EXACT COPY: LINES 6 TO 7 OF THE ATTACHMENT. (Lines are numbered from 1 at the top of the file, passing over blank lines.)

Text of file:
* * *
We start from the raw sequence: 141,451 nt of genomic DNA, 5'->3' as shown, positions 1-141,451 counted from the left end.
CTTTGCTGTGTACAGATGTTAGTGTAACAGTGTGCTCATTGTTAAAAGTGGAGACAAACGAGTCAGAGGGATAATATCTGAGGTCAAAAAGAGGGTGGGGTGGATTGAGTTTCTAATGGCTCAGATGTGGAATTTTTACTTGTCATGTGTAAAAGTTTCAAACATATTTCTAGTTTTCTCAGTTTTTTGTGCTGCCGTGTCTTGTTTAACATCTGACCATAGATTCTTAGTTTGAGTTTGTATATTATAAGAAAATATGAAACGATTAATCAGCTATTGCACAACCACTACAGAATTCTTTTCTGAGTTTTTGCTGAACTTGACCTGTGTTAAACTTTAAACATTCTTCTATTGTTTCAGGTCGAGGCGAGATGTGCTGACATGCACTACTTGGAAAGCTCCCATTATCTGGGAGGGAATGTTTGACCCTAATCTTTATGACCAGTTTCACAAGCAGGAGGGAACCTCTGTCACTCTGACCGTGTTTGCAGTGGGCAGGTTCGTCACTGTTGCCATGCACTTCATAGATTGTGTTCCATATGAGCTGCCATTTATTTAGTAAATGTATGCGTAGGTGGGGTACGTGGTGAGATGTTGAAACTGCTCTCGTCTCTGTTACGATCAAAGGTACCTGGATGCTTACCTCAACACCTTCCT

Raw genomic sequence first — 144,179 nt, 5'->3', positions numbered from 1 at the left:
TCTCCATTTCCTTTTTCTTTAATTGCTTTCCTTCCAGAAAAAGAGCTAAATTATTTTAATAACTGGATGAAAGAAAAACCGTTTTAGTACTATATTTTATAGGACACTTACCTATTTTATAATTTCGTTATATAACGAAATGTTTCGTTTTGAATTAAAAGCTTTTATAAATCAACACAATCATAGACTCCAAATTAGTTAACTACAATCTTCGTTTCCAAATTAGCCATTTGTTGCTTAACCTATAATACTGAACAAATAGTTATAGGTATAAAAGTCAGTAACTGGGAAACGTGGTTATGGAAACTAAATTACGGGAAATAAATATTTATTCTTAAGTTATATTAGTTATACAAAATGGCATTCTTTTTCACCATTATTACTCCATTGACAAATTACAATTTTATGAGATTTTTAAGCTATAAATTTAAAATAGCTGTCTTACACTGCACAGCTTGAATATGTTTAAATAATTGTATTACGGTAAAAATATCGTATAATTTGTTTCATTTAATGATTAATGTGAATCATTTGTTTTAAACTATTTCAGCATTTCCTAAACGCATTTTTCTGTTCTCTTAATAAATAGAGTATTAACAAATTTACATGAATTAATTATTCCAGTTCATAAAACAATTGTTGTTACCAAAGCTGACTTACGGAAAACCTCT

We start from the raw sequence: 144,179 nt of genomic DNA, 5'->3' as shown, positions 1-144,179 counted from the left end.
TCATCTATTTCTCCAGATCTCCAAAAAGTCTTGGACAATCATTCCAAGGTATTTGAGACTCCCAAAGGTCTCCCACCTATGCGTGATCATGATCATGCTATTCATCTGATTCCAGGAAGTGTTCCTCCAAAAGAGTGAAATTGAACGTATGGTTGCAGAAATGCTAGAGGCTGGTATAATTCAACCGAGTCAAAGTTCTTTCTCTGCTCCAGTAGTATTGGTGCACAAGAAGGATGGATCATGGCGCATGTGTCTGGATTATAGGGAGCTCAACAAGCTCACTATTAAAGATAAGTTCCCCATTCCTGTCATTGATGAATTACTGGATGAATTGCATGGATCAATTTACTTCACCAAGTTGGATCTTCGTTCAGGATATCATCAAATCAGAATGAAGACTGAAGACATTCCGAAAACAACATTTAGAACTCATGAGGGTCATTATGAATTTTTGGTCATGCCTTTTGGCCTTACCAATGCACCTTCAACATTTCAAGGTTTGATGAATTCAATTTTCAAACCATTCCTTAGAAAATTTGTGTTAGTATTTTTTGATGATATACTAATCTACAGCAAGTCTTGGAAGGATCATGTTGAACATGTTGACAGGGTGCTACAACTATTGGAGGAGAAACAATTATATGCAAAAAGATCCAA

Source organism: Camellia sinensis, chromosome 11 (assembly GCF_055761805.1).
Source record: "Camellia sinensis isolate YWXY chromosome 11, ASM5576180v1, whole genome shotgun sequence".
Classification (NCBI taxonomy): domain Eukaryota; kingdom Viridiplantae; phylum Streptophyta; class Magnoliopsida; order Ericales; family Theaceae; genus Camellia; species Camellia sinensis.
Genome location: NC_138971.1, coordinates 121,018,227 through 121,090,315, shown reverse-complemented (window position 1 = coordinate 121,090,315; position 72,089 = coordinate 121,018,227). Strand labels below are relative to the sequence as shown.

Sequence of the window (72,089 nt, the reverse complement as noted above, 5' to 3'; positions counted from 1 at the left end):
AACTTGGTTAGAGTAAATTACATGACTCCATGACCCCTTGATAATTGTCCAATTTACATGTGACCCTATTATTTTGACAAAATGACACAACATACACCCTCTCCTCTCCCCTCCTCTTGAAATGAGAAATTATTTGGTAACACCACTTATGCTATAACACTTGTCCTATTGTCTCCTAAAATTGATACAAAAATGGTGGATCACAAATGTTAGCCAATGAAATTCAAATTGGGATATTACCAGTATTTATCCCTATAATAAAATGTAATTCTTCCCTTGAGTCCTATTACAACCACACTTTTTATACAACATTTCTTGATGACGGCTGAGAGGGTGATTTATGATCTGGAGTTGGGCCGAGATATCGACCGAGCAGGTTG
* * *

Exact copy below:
TCATCTATTTCTCCAGATCTCCAAAAAGTCTTGGACAATCATTCCAAGGTATTTGAGACTCCCAAAGGTCTCCCACCTATGCGTGATCATGATCATGCTATTCATCTGATTCCAGGAAGTGTTCCTCCAAAAGAGTGAAATTGAACGTATGGTTGCAGAAATGCTAGAGGCTGGTATAATTCAACCGAGTCAAAGTTCTTTCTCTGCTCCAGTAGTATTGGTGCACAAGAAGGATGGATCATGGCGCATGTGTCTGGATTATAGGGAGCTCAACAAGCTCACTATTAAAGATAAGTTCCCCATTCCTGTCATTGATGAATTACTGGATGAATTGCATGGATCAATTTACTTCACCAAGTTGGATCTTCGTTCAGGATATCATCAAATCAGAATGAAGACTGAAGACATTCCGAAAACAACATTTAGAACTCATGAGGGTCATTATGAATTTTTGGTCATGCCTTTTGGCCTTACCAATGCACCTTCAACATTTCAAGGTTTGATGAATTCAATTTTCAAACCATTCCTTAGAAAATTTGTGTTAGTATTTTTTGATGATATACTAATCTACAGCAAGTCTTGGAAGGATCATGTTGAACATGTTGACAGGGTGCTACAACTATTGGAGGAGAAACAATTATATGCAAAAAGATCCAA

Source organism: Camellia sinensis, chromosome 11 (assembly GCF_055761805.1).